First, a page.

They can listen to feedback about themselves without fighting back or running away. Or, perhaps more realistically, they can catch themselves as they start to fight back or run away and try again to listen with an open heart to the feedback.

Loving yourself because of, and not in spite of, your imperfections and tender spots

Relational self-awareness is the ability to all at once- respect and understand multiple realities, hold firm in your own stance while maintaining room for consideration and, take responsibility for your actions and choices. 

By multiple realities, I’m referring to the unique experience of each individual based on their historical past. Two people can experience the same situation or event and come out reporting two entirely different experiences.

Want an example? Go watch a movie with your partner. Don’t talk during the movie, and then ask one another what they just watched. Your interpretations and experience are likely to be different, at least in some respect.

But, you see…

The core distinction between healthy relationships and unhealthy/dysfunctional relationships is in the ability of either partner to express their reality without the other attacking, becoming defensive, or shutting down. 

It is in their ability to communicate respectfully yet, authentically.

To view your wants and needs as equally important as the wants & needs of your partner. 

To be the fullest expression of yourself without fear of abandonment or betrayal because you know and trust in your partners capability of receiving all that it means to be you.

Healthy relationships are free of manipulation and ultimatums.

On the contrary, healthy relationships embody freedom-

freedom to be

freedom to go

freedom to change

freedom to create and explore.

Relational self-awareness includes your ability to recognize when you’re placing unrealistic expectations on your partner, when past wounding and insecurities are mistaken for “love”, and when codependent traits are bypassed- an attempt to avoid the difficult truth that love is not enough, contrary to popular belief.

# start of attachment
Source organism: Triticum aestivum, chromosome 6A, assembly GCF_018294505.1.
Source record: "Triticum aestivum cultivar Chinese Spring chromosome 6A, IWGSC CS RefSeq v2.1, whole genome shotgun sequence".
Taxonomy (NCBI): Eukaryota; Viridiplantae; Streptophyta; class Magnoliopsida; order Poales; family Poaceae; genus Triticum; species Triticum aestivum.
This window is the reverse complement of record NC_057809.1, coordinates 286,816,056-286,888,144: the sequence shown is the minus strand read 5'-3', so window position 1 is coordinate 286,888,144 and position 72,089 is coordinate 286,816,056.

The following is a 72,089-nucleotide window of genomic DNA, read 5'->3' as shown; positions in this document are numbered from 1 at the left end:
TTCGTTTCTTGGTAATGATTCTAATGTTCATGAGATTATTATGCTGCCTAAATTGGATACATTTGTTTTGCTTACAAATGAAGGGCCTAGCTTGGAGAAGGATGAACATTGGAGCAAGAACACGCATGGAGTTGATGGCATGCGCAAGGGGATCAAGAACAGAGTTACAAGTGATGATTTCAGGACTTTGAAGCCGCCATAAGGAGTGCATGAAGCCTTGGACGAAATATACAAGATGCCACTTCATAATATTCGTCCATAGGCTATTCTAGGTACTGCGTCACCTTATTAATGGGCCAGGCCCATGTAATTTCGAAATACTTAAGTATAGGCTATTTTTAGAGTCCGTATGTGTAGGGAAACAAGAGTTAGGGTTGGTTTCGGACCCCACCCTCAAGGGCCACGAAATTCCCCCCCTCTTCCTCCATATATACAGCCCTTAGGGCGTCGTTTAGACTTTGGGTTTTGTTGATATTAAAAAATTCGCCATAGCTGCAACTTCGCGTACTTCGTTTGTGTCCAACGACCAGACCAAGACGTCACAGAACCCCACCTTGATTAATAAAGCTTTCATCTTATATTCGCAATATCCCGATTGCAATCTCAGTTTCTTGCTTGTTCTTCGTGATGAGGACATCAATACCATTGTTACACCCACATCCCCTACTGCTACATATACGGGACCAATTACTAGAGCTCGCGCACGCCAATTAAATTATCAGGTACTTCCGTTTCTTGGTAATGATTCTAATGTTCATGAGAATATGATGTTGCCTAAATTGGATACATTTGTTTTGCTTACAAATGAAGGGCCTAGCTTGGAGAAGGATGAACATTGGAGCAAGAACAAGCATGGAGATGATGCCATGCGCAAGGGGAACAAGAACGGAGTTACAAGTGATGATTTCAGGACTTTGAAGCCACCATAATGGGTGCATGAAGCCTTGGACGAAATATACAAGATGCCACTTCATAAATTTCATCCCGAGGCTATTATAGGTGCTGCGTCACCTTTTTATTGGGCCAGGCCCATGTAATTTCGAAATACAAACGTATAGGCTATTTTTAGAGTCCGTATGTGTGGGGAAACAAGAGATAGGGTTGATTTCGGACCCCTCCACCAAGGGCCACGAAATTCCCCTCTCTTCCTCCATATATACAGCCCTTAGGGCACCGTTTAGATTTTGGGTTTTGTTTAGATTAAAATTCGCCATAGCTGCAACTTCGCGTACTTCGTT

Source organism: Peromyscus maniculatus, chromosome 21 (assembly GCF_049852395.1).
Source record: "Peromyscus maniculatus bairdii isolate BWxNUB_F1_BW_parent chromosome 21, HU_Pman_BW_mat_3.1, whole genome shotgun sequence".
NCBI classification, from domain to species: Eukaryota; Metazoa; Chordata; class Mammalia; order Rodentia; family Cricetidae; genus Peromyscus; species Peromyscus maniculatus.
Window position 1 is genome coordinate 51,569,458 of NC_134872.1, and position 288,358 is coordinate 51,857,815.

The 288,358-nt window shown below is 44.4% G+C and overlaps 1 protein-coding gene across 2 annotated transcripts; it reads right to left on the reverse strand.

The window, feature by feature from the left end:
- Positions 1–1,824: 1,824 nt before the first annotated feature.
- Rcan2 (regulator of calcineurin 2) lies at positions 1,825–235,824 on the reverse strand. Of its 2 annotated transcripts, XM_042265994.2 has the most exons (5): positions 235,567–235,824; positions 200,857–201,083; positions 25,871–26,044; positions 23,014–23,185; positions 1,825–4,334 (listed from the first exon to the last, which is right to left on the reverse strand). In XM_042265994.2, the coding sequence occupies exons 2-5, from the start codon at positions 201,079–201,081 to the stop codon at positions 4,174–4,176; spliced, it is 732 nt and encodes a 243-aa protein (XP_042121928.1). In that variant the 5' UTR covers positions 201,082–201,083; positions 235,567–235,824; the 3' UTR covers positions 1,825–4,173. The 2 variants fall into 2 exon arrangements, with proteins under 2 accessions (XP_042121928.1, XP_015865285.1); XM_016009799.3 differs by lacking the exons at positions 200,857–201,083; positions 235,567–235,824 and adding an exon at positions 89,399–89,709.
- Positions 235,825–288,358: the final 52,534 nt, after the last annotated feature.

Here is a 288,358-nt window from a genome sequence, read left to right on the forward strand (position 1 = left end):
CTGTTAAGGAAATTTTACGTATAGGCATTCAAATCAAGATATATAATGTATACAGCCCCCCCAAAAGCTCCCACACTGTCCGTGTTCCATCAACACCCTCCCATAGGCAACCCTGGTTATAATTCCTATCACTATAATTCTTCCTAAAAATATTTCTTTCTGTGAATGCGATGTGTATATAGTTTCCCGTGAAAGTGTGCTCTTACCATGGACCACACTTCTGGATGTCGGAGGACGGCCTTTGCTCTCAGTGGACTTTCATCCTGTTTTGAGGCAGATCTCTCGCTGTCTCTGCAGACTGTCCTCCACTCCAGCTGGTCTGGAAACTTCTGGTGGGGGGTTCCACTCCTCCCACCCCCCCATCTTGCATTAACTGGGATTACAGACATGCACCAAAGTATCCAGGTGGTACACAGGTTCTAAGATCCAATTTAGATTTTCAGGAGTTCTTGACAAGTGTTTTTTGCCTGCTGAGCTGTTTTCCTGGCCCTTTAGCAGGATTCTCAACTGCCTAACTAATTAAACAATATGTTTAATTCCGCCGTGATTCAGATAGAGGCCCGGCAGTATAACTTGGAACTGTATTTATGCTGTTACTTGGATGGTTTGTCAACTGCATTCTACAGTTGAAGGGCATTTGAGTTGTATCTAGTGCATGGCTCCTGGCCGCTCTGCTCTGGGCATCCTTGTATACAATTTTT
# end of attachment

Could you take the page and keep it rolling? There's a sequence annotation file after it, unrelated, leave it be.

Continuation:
To conclude this article, I’d like to describe five types of couples based on the work of John Gottman. As you read over each description, keep in mind the likelihood of many couples proclaiming to love one another or, that love lives within their relationship/partnership/marriage, is high; While this may be true and indeed, so many couples love one another and genuinely care for the other, the toxic behaviors described in these relationships far outweigh the pro of love. 

Love is only but one component of a partnership.

Love is, regrettably, not all you need.

👩🏽‍🤝‍👨🏾CONFLICT AVOIDANT COUPLES - Conflict avoiders minimize persuasion attempts and instead emphasize their areas of common ground. An important aspect of conflict-avoiding couples is the balance between independence and interdependence. They have clear boundaries and are separate people with separate interests.

👨🏿‍🤝‍👨🏽VOLATILE COUPLES - Almost the exact opposite of conflict avoiders, volatile couples are intensely emotional. During a conflict discussion, they begin persuasion immediately and they stick to it throughout the discussion. 

👭🏽VALIDATING COUPLES - The interaction of these couples is characterized by ease and calm. They are somewhat expressive but mostly neutral. In many ways, they seem to be intermediate between avoiders and volatile couples.

🧑🏼‍❤️‍💋‍🧑🏾HOSTILE COUPLES - Hostile couples are like validating couples, except there are high levels of defensiveness on the part of both partners. These couples express a lot of criticism using statements such as “you always” and “you never”.

👩🏻‍❤️‍👨🏻HOSTILE-DETACHED COUPLES - These couples are like two armies engaged in a mutually frustrating and lonely standoff with no clear victor, only a stalemate. They snipe at one another during conflict, although the air is full of emotional detachment and resignation, like gun smoke. 

but I sure do miss the Beatles,

Xo Alicia